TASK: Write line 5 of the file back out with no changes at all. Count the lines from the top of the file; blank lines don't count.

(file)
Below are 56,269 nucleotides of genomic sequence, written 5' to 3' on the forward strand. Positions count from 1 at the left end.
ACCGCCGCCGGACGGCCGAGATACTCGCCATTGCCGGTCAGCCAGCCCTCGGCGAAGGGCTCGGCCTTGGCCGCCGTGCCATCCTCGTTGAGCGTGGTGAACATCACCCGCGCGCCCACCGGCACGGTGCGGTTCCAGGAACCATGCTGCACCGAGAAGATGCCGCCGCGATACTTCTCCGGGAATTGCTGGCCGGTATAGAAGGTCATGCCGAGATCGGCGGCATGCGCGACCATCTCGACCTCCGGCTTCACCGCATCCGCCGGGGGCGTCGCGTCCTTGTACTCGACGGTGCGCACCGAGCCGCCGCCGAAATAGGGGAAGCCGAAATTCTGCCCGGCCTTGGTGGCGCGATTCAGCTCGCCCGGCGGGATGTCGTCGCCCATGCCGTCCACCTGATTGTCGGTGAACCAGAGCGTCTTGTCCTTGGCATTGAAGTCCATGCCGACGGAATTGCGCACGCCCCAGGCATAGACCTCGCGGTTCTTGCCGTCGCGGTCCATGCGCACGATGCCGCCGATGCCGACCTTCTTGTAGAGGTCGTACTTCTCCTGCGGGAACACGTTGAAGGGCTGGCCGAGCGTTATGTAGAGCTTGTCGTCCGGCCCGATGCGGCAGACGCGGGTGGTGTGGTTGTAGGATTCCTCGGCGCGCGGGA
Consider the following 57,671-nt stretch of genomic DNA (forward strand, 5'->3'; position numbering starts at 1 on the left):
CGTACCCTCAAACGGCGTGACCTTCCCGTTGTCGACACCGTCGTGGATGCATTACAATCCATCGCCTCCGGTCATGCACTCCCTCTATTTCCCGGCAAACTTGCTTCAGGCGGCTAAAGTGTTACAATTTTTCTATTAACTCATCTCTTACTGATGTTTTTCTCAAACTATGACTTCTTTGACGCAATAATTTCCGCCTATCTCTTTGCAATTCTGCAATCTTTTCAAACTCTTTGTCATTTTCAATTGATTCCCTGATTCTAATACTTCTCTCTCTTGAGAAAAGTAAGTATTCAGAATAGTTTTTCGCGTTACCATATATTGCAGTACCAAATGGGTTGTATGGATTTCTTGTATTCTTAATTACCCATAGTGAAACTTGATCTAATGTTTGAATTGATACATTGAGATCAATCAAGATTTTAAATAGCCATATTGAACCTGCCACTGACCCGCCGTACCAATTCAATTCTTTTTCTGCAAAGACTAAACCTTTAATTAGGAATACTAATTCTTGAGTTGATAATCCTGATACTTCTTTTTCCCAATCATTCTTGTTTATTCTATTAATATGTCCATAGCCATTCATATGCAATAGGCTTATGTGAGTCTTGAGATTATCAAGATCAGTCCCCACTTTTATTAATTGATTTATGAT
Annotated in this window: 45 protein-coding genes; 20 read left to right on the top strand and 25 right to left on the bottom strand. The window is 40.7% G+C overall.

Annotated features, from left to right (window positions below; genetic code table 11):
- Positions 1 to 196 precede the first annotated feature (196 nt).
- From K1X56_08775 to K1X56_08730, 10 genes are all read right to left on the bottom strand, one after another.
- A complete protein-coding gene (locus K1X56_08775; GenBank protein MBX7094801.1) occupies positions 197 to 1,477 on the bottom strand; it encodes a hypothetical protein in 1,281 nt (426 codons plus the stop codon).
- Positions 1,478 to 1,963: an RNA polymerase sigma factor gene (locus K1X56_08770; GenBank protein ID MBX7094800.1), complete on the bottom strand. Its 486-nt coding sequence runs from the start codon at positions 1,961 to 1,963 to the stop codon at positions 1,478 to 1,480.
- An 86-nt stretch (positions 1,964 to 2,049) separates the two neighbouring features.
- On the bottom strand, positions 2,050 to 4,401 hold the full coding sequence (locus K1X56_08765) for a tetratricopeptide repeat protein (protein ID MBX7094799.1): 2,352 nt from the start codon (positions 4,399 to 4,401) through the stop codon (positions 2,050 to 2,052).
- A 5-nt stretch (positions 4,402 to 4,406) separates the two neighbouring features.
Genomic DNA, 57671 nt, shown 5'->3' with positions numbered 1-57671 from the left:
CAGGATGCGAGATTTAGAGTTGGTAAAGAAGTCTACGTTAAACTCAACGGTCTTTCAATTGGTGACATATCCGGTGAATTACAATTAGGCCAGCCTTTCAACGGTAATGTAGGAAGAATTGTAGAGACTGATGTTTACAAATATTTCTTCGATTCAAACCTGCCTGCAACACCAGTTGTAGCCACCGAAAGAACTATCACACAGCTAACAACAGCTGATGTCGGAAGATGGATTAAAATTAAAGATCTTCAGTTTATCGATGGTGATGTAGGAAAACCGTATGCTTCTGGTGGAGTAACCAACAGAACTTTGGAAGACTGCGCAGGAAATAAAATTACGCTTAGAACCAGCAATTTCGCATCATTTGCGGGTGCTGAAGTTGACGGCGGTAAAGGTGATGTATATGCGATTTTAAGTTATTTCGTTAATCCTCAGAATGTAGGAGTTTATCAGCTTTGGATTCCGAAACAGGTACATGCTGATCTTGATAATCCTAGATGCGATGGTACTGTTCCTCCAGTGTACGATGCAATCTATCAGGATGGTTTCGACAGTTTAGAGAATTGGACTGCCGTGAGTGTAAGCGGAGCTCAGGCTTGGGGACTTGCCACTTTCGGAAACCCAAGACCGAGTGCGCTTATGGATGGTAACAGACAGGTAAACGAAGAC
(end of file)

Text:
Annotated in this window: 45 protein-coding genes; 20 read left to right on the top strand and 25 right to left on the bottom strand. The window is 40.7% G+C overall.